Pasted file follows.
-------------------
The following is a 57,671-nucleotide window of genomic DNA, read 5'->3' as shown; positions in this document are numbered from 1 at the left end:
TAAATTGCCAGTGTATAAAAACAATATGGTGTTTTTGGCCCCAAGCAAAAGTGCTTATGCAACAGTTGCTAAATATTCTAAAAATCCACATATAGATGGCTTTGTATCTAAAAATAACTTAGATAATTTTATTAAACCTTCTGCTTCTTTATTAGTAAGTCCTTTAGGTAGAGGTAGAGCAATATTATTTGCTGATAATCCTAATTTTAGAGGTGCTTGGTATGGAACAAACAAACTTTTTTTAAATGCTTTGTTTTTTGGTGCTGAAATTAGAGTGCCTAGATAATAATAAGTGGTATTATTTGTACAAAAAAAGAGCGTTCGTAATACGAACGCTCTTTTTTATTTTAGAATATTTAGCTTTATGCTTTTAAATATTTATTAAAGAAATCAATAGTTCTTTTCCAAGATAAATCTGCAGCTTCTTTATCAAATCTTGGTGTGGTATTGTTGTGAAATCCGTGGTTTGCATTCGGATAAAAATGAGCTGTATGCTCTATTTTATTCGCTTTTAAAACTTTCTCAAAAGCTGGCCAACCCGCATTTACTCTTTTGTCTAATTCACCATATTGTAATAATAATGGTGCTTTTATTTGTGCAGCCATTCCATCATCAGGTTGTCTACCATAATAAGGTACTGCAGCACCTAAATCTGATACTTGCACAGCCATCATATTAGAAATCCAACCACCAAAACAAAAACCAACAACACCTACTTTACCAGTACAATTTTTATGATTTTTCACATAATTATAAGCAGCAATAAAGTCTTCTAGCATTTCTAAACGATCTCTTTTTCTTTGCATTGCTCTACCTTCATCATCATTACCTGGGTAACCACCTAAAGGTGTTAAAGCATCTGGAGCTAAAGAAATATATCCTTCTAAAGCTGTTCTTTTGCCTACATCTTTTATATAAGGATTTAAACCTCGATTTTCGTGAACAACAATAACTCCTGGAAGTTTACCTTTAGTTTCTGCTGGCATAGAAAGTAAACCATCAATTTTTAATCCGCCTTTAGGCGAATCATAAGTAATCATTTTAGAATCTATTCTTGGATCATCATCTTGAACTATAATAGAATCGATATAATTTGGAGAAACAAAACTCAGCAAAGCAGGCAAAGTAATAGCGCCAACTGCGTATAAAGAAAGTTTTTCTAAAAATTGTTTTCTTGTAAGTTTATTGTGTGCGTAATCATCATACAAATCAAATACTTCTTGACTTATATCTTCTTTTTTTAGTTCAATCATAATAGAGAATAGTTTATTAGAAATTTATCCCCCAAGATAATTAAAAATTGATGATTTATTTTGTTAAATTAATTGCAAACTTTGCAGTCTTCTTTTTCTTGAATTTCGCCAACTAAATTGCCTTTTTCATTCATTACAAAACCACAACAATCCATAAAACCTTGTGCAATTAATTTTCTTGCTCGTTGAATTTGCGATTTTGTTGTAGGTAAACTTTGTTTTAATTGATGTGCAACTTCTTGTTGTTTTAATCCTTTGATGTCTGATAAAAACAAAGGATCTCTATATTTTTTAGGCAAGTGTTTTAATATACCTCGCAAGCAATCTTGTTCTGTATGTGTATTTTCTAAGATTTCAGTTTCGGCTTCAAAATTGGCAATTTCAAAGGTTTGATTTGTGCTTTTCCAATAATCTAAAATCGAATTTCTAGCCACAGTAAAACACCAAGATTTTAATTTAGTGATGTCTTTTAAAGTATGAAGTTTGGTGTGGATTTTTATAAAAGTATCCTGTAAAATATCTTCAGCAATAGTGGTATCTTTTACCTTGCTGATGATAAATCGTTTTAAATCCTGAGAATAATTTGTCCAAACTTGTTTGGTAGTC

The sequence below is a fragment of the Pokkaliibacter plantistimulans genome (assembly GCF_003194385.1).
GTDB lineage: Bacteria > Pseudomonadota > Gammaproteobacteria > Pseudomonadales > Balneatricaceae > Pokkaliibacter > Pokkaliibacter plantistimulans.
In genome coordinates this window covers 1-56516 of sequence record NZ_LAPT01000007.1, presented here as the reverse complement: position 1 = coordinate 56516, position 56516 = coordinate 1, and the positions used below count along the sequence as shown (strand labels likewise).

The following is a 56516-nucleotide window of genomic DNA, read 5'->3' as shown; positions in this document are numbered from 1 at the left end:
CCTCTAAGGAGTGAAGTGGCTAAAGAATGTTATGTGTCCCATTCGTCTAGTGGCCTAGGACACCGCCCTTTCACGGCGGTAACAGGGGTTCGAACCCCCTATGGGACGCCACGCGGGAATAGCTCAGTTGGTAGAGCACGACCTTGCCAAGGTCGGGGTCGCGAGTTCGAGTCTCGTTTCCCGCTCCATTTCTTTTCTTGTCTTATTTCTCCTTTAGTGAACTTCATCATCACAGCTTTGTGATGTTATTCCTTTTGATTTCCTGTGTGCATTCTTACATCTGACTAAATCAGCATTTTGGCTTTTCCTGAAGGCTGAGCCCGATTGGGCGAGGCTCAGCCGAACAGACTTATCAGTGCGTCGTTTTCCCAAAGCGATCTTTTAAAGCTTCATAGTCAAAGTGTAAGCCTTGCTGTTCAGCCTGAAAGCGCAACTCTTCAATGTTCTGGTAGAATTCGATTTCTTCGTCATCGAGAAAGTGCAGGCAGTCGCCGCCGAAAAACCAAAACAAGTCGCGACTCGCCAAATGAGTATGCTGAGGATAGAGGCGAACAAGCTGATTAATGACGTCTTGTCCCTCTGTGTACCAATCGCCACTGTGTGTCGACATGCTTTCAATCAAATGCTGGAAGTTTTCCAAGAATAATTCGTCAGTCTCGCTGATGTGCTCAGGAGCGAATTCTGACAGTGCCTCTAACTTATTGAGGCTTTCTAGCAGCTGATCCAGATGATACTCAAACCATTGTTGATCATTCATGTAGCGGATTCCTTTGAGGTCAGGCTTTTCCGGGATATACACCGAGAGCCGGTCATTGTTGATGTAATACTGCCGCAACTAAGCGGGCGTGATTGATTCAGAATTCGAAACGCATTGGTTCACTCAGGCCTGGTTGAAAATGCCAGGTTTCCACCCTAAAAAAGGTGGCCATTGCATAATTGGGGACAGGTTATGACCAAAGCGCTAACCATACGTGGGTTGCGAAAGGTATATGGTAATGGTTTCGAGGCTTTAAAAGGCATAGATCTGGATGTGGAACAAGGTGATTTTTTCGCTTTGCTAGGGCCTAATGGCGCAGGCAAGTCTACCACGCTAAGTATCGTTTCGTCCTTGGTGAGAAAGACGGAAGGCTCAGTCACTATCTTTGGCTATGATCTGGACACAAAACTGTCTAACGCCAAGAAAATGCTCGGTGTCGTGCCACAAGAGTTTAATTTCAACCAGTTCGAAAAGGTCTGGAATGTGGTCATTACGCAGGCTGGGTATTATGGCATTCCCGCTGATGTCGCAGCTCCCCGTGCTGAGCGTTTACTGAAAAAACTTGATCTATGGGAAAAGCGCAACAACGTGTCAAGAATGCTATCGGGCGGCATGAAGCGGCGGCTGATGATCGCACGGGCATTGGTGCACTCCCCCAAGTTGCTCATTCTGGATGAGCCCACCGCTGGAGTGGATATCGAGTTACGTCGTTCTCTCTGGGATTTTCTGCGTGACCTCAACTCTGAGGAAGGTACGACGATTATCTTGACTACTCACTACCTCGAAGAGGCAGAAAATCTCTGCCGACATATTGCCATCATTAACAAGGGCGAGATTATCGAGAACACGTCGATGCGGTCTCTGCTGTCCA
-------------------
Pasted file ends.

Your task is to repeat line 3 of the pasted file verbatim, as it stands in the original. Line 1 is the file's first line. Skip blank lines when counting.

The sequence below is a fragment of the Pokkaliibacter plantistimulans genome (assembly GCF_003194385.1).